Today's post is written by Miller Center National Fellow James J. ("Jack") Epstein. In this post, Jack explores the origins and development of the unexpectedly related crossroads of labor law and crime control. The impact of these policies no doubt are alive in this election year. Both the Republican and Democratic Parties included planks on labor and crime control in their platforms. Furthermore, the relationship between labor and Democratic Party continues on an ambivalent path and appears to be at an important crossroads based on events from the Wisconsin recall election of Scott Walker, to the Labor Unions' holding of their own shadow convention in July, to the teachers' union strike in Chicago.
On this date in 1959 President Dwight D. Eisenhower signed the Labor-Management Reporting and Disclosure Act (LMRDA), popularly known as Landrum-Griffin. A notoriously complex law, Landrum-Griffin marked the achievement of two long-standing policy objectives for conservative opponents of organized labor. On one hand, it restricted considerably unions’ use of effective, and thus always controversial, organizing tactics like “secondary boycotts” and “hot cargo agreements.” On the other, it brought unprecedented federal oversight. LMRDA thus was a kind of toxic cocktail for labor, a more muscular version of Taft-Hartley, mixed with a variation of public regulation akin to the Securities and Exchange Commission’s supervision of corporate activities. Despite this breadth of coverage, however, Landrum-Griffin has lived long in the historical shadows of the key federal labor laws that preceded it – the 1932 Norris-LaGuardia Act, the 1935 Wagner Act, and the 1947 Taft-Hartley Act. Yet it is as vital for a full understanding of American politics today as any of its more famous predecessors.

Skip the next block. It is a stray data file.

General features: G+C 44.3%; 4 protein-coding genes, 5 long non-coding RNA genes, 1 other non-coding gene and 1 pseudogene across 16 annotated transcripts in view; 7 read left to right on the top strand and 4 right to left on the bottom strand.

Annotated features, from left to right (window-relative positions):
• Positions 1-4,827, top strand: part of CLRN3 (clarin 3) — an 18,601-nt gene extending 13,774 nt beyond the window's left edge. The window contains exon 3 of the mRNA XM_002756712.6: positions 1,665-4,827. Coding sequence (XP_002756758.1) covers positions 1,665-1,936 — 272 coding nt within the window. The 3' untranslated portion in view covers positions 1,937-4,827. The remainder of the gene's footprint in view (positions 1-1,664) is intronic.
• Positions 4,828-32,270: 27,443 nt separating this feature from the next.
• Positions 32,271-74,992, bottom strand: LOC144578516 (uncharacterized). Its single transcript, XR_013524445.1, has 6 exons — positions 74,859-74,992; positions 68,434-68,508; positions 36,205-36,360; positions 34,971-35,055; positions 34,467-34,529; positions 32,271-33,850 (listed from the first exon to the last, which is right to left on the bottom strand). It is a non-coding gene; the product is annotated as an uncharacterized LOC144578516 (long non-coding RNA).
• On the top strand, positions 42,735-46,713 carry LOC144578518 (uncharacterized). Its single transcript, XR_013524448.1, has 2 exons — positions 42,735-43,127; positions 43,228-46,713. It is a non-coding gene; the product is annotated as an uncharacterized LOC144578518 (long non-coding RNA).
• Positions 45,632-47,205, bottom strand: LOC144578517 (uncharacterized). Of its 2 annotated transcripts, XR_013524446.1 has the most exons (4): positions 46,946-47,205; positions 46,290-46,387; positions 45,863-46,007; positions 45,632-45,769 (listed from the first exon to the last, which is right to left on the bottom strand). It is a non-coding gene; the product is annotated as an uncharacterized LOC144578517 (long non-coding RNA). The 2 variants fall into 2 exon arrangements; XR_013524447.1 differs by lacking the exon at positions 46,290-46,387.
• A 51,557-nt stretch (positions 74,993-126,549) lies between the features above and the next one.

Passed by landslides in both the Senate (95-2) and House (352-52), LMRDA showed above all the awesome political power of a criminal concept used since the late 1920s to attack American trade unionism – labor “racketeering.” Supporters used public fears over the power of union “racketeers” – or labor “czars” or “bosses,” to cite other common catchphrases of the day – to attack labor and to garner political capital sufficient to pass their law. And so, at the height of organized labor’s historical strength – in the mid-1950’s, roughly 35% of the non-agricultural workforce carried union cards – Congress passed, and Ike signed, a law aimed directly at the interests of unions.